Anne Boleyn was born to Lady Elizabeth Howard and Thomas Boleyn, a respected diplomat with a gift for languages and a favourite of Henry VII of England. Due to the lack of parish records, it is not possible to establish her exact date of birth, but it is generally accepted that she was born between 1501 and 1507 and spent her childhood and adolescence in Europe. After spending a part of her childhood at the court of Archduchess of Austria, she was sent to France to serve Mary, the sister of Henry VIII and the wife of Louis XII, the king of France.
She returned to England in 1522 to serve as a lady-in-waiting to Catherine of Aragon, the wife of King Henry VIII. By that time, Anne’s married older sister Mary Boleyn became the mistress of the English King and in return, the Boleyn family was showered with royal gifts and titles. Nevertheless, Anne made her debut at the court on 4 March 1522 when she participated in a play arranged in honour of the imperial ambassadors and danced accompanying her sister, Henry's younger sister Mary, and several other ladies of the court. By 1523, she was betrothed to Henry Percy, the son and the heir of the Earl of Northumberland which did not materialize due to the objection of Cardinal Thomas Wolsey. However, she soon became popular among the young men at the court, though she was not considered as an exceptional beauty, and said to have a mole on her neck and probably an extra finger on her left hand. But she was graceful, spoke French fluently, and her French dresses were stylish. Moreover, she danced with ease, had a pleasant singing voice, could play the lute and several other musical instruments.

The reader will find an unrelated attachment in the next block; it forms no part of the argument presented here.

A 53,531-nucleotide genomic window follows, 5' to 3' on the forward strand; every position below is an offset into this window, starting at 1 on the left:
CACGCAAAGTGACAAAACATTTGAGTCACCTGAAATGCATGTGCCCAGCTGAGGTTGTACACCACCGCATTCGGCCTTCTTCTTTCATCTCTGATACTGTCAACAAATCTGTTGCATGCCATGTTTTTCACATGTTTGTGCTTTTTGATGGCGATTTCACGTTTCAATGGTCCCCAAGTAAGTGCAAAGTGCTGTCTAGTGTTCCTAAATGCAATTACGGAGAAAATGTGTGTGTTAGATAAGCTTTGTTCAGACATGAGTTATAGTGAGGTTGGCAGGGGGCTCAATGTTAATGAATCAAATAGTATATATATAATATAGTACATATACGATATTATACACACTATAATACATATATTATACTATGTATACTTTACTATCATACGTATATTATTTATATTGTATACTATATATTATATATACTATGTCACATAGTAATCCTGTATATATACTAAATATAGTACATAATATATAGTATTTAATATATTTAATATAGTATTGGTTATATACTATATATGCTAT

By 1526, Anne captured the attention of King Henry VIII, who became enamoured of her and began his pursuit. Anne, a skillful player at the game of courtly love, resisted his attempts to seduce her, refusing to become his mistress, and held out for marriage.